Richards said there are about 60 species of mosquitoes in North Carolina. Surveillance is key, she said, to determine the types of mosquitoes that may be prevalent in any one area so officials can determine a control plan to protect public health.

    "Only a small number of species are health issues that can transmit pathogens, so you wouldn't treat an area with insecticides if you have a large emergence of mosquitoes that say only bite frogs," Richards said. "That's the reason for trapping. You want to look for the species that pose a public health threat. ... Ideally, there will be surveillance-based targeted control. They should be trapping and looking at the species and the abundance of the mosquitoes and targeting when and where to treat."

Melissa Nolan, left, and Jordan Mazzara observe mosquitoes in a glass bottle.
    Richards' research focuses on two types of Culex mosquitoes (southern house mosquito) as well as Aedes albopictus (tiger mosquito) and Aedes triseriatus (eastern tree hole mosquito) mosquitoes.

    "Culex are the primary vectors of West Nile virus and Eastern equine encephalitis, so that's an important one," Richards said. "There's a real issue nationwide with Culex being (insecticide) resistant, and it's no different here in North Carolina. Culex can lay eggs in water-holding containers, but they can also be in ditches and similar places where their immature stages develop."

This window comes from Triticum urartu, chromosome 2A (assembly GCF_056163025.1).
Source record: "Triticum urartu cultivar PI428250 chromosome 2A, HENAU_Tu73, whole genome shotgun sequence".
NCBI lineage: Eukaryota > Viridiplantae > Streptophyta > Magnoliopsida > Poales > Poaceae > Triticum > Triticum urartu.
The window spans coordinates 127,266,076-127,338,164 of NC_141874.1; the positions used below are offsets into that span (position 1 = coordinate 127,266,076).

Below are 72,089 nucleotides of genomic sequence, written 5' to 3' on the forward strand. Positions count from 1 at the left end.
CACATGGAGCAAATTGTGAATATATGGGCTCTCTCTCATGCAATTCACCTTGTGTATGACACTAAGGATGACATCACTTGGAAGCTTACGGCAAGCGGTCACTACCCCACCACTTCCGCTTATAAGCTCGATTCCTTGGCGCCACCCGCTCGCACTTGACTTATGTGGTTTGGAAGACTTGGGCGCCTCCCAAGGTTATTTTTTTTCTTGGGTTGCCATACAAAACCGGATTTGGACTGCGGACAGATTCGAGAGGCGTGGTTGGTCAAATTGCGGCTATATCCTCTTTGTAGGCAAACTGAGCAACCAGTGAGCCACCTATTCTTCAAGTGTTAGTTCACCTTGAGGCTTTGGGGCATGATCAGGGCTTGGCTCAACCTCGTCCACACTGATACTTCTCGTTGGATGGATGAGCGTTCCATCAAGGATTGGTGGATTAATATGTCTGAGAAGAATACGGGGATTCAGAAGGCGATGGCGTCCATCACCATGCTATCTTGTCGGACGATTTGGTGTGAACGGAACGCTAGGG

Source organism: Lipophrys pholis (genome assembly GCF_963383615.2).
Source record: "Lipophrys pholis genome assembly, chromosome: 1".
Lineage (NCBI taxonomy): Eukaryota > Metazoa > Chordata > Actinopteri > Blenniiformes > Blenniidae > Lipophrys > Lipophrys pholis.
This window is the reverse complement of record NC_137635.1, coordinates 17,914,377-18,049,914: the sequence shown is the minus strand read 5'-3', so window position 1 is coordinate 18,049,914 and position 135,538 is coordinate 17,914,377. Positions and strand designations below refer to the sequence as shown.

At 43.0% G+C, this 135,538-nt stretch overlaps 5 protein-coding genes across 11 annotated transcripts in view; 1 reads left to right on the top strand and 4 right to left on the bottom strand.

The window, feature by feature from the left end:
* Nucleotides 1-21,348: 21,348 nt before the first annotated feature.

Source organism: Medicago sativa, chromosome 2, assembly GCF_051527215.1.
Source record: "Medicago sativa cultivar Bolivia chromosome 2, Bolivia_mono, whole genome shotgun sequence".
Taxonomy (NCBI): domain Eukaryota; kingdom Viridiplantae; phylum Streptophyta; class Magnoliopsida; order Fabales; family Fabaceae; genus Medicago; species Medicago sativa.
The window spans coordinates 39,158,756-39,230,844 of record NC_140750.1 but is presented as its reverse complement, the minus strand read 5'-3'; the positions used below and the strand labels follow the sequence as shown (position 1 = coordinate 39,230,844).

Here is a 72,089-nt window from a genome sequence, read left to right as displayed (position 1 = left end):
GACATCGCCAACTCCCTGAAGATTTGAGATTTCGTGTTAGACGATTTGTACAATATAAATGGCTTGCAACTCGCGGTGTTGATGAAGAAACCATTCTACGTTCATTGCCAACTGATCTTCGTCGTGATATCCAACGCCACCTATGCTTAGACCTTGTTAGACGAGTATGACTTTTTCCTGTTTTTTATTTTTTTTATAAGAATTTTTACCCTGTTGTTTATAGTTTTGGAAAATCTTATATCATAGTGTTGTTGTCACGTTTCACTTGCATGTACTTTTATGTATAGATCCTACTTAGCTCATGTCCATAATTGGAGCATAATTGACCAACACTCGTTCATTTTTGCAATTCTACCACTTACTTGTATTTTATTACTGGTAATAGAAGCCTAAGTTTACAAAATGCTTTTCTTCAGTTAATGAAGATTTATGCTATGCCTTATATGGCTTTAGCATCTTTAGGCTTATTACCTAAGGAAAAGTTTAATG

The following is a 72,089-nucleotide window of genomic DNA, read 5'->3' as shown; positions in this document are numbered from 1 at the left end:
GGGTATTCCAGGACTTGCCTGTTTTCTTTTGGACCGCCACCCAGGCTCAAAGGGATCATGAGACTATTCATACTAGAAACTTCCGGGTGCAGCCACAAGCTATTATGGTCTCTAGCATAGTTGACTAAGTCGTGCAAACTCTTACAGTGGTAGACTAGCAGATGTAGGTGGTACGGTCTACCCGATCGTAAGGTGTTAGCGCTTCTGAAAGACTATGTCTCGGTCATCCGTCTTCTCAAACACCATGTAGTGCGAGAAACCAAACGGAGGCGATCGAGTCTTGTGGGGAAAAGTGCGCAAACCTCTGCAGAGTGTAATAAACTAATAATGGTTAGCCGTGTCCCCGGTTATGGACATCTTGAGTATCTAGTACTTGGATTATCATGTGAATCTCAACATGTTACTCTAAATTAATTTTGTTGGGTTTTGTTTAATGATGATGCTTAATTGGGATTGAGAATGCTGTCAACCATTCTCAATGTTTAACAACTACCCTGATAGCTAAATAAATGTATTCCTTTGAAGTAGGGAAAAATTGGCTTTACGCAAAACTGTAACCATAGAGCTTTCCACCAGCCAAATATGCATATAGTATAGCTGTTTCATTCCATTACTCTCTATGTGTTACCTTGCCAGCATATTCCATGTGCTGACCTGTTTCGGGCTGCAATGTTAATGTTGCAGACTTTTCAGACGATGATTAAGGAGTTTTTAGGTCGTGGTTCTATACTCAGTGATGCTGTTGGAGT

That's just one reason she said mosquito control starts at home. She advises residents to dump containers that can collect water where mosquitoes lay eggs and develop.

    "Mosquitoes can lay their eggs in a little teaspoon of water. That's all it takes," she said. "People who have buckets and tarps and all kinds of things in their backyards that collect water, that can be an issue that they can fix themselves, so education is also important for mosquito control."

    James Johnson has a master's in public health from ECU and is a doctoral student in public health. He's the director of medical affairs for Vidant Medical Center but spends time in Richards' lab observing mosquitoes and contributing to the research.

    "I'm excited about working with mosquitoes, as odd as that may sound," he said. "Animals and insects have always been something I'm interested in."

Mosquitoes are placed in glass bottles containing insecticide residue to measure potential resistance.
    For Mazzara, who is seeking her master's in environmental health, she's not a fan of the pests but embraces the research.

    "I don't like mosquitoes but these are in a cage, so I thought this would be pretty cool," she said. "I'm interested in the diseases that they transmit. Disease prevention and everything that goes along with that speaks to me."

    Richards carries that same goal with her research. Her interest in public health crossed paths with mosquitoes when she interned in the vector program at the Craven County Health Department as she worked on her master's in environmental health at ECU in the early 2000s. Now as a professor and researcher at ECU, she passes that passion for public health to her students through one of the smallest pests around — the mosquito.

    "Anywhere there's water, there are mosquitoes," she said. "We're trying to figure out better ways to kill them."